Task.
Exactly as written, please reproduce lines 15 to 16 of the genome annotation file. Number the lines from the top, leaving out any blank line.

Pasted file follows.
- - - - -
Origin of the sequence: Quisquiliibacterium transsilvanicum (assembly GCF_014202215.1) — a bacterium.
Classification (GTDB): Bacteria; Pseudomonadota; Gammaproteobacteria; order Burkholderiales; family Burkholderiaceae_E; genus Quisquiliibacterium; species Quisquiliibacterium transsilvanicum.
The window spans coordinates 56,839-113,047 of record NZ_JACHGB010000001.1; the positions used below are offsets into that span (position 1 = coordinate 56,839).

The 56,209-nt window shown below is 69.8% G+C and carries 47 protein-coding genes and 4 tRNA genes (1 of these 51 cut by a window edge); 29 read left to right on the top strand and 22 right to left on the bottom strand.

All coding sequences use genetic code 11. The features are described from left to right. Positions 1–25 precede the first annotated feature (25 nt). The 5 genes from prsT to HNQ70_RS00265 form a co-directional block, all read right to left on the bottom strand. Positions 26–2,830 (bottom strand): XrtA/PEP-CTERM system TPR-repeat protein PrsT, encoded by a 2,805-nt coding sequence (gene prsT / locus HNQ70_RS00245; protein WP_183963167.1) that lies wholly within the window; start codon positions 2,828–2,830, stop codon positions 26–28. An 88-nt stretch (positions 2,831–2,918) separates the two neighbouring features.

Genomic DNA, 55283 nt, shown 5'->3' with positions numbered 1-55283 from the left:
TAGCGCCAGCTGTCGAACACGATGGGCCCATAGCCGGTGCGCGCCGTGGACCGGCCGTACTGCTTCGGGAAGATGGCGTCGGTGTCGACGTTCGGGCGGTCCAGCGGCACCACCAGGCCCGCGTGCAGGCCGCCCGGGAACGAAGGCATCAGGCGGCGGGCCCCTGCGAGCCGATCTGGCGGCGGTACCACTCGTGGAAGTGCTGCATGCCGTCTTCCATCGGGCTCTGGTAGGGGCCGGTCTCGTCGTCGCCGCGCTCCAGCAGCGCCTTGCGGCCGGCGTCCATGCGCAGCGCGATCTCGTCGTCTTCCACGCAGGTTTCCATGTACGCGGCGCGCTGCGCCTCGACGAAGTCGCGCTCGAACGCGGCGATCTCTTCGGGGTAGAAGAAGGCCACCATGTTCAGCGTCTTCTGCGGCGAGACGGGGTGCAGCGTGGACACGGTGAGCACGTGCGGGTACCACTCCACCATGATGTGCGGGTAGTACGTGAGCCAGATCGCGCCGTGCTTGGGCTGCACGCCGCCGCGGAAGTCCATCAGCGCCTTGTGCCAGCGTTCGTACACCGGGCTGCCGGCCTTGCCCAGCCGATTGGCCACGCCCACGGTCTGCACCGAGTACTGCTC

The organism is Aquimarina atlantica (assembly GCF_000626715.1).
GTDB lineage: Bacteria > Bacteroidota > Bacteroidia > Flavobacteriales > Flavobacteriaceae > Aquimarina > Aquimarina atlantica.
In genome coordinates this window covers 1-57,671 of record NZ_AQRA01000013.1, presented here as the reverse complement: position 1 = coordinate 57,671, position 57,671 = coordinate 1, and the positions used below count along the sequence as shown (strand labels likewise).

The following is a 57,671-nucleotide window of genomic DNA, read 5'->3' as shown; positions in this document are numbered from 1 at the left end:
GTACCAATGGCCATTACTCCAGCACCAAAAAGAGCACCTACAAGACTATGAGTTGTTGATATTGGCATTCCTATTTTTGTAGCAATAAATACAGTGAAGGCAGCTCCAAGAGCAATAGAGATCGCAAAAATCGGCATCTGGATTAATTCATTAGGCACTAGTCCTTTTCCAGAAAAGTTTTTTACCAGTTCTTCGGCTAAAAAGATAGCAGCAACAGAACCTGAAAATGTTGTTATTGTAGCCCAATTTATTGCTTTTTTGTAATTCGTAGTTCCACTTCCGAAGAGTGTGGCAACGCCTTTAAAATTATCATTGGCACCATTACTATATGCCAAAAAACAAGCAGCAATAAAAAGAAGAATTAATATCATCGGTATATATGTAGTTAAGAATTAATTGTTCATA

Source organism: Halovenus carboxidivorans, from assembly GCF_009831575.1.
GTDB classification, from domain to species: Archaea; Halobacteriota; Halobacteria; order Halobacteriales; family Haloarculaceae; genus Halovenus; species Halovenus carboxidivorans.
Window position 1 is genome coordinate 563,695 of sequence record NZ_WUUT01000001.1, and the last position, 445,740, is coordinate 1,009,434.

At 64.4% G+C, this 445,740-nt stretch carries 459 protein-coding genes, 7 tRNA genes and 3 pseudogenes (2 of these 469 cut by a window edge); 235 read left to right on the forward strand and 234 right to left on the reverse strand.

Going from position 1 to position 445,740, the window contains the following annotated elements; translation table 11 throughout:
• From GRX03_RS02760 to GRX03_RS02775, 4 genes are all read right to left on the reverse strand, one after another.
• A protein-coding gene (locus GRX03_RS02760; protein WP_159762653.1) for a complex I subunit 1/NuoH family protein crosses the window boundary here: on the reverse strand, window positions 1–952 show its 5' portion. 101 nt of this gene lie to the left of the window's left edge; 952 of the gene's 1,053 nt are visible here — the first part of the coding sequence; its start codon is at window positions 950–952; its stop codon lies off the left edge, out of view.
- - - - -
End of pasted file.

Window position 1 is genome coordinate 563,695 of sequence record NZ_WUUT01000001.1, and the last position, 445,740, is coordinate 1,009,434.

At 64.4% G+C, this 445,740-nt stretch carries 459 protein-coding genes, 7 tRNA genes and 3 pseudogenes (2 of these 469 cut by a window edge); 235 read left to right on the forward strand and 234 right to left on the reverse strand.